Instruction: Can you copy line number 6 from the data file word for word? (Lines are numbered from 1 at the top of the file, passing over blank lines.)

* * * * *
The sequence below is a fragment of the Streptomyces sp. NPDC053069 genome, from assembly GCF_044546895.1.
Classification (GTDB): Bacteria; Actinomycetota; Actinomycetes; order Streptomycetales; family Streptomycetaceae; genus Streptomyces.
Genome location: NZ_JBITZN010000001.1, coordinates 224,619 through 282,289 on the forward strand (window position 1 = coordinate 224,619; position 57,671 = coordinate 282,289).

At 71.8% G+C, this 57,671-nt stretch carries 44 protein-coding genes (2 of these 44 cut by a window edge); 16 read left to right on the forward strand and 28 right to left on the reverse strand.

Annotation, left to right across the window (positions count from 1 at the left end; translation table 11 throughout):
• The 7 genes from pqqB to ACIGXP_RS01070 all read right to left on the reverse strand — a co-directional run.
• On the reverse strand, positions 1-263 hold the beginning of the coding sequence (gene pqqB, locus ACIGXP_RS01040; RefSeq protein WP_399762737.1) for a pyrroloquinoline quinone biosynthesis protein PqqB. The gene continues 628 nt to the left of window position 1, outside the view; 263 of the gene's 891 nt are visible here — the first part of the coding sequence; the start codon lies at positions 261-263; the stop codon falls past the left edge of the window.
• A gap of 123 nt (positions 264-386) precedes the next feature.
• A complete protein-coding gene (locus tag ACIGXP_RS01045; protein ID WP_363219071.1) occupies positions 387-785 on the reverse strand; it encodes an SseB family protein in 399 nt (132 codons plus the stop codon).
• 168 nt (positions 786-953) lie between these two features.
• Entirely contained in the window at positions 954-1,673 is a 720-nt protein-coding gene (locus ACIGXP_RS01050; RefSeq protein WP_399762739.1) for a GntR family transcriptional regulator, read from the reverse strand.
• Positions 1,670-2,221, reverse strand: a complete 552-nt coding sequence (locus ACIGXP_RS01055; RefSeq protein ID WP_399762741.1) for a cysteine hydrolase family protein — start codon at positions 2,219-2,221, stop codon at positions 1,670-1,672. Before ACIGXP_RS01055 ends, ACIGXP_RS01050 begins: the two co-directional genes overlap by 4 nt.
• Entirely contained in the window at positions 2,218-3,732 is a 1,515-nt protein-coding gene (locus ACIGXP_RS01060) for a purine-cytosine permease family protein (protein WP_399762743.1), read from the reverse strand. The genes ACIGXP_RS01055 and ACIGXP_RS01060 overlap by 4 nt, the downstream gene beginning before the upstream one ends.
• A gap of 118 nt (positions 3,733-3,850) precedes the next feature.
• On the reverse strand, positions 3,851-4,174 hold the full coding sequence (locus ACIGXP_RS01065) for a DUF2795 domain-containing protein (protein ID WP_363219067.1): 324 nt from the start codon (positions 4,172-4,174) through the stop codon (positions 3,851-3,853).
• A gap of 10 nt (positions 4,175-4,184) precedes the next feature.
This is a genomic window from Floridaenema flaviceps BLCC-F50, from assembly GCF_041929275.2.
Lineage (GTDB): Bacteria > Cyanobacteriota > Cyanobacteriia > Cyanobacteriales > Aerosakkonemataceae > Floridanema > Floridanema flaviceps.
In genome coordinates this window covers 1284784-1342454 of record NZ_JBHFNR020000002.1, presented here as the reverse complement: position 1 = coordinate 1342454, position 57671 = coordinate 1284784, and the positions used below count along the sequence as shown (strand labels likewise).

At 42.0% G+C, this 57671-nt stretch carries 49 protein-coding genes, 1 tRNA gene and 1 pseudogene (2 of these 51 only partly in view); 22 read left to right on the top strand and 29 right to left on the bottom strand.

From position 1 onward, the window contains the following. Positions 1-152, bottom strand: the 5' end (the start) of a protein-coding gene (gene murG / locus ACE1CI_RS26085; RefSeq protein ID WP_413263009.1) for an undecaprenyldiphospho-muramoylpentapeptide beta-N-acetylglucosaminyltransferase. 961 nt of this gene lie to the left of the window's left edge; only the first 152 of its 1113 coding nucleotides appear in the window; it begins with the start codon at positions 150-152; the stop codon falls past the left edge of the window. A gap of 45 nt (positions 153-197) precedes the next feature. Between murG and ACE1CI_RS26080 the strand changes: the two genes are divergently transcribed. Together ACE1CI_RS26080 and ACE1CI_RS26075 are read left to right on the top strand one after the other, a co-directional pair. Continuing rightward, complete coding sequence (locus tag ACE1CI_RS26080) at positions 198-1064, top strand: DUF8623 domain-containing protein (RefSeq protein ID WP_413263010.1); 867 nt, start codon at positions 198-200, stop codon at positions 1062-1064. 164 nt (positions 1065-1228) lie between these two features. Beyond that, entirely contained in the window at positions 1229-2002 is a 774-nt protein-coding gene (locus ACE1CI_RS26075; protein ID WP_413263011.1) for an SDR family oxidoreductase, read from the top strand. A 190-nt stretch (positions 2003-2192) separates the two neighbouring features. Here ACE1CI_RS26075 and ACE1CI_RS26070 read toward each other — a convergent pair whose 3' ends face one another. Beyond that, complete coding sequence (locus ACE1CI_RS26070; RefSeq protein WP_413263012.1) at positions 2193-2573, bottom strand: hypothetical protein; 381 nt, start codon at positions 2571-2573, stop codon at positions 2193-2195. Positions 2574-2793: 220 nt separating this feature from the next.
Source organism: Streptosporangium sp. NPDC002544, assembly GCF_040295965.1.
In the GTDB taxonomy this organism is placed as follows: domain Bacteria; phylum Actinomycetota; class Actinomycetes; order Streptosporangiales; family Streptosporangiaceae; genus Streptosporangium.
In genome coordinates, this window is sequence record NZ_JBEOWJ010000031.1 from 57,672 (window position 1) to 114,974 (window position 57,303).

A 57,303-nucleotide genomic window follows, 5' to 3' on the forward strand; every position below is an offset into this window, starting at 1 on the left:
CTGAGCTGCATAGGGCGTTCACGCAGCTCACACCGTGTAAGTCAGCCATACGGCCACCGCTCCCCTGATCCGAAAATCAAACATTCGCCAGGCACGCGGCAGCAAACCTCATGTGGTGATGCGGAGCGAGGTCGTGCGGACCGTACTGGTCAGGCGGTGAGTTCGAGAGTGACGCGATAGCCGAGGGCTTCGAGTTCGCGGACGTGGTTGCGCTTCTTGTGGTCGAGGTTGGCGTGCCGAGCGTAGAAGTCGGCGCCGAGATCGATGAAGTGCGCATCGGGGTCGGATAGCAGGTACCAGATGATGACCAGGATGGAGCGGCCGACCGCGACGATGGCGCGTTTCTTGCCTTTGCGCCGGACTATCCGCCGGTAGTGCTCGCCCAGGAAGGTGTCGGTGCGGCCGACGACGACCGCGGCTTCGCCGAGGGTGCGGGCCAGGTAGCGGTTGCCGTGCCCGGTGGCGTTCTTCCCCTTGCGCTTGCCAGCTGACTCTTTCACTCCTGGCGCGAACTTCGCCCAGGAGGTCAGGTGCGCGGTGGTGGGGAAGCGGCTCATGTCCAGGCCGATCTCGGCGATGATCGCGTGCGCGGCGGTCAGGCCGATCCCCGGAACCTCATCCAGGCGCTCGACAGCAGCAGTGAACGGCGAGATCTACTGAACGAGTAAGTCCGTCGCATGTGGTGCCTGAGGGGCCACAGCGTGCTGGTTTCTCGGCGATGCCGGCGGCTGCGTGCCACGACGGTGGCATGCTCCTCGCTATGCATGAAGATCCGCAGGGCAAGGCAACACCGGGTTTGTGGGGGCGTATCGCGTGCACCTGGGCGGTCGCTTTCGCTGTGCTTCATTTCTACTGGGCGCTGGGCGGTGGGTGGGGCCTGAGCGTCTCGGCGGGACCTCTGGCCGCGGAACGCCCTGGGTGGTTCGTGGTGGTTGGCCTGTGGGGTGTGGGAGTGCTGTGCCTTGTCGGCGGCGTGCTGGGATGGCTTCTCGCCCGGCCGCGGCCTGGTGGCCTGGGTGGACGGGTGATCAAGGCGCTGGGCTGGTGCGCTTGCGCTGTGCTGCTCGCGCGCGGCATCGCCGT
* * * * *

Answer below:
• The 7 genes from pqqB to ACIGXP_RS01070 all read right to left on the reverse strand — a co-directional run.